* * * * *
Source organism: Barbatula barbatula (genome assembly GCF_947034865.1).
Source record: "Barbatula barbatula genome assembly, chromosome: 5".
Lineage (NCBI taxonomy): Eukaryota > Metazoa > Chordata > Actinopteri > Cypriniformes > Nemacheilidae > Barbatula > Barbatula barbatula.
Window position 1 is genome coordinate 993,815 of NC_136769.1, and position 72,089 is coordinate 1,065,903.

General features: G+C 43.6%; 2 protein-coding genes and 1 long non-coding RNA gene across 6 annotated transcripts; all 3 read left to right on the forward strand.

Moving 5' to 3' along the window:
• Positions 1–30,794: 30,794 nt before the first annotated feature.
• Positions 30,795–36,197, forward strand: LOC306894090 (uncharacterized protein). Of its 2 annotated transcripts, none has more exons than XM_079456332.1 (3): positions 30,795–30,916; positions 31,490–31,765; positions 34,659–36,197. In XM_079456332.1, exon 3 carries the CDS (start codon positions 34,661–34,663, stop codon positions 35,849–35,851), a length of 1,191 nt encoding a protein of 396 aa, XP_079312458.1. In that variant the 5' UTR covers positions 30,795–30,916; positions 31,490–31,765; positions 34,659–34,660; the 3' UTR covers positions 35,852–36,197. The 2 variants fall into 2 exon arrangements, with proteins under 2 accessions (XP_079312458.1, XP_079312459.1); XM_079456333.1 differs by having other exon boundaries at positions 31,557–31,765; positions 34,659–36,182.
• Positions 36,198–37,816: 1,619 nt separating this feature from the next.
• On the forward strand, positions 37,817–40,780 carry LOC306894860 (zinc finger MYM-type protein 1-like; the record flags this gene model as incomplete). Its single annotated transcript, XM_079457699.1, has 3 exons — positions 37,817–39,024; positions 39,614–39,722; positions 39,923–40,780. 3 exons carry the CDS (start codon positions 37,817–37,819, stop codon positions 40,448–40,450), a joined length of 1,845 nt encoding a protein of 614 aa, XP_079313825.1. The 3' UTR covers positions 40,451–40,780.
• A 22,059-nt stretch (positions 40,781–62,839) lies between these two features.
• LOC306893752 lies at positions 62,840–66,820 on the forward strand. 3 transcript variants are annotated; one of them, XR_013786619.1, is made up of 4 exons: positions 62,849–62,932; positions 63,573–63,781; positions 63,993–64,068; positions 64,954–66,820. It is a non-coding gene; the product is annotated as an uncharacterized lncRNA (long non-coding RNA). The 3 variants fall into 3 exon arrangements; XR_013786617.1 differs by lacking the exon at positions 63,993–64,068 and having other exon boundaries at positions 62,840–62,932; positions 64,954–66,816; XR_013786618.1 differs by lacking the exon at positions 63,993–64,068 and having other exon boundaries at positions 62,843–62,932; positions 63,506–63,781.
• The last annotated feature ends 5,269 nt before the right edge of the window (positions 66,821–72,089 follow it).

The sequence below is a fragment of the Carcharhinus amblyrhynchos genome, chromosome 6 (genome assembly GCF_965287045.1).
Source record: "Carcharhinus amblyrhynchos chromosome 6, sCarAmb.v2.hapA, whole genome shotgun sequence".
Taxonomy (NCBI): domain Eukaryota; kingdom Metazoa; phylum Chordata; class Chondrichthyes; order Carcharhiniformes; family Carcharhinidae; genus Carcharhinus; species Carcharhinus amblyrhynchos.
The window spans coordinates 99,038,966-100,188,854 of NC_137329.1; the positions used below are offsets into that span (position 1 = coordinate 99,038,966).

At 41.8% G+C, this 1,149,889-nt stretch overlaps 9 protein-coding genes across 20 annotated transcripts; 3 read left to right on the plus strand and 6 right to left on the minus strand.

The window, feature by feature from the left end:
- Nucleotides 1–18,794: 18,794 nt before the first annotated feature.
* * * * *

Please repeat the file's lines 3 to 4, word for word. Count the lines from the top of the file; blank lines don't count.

Lineage (NCBI taxonomy): Eukaryota > Metazoa > Chordata > Actinopteri > Cypriniformes > Nemacheilidae > Barbatula > Barbatula barbatula.
Window position 1 is genome coordinate 993,815 of NC_136769.1, and position 72,089 is coordinate 1,065,903.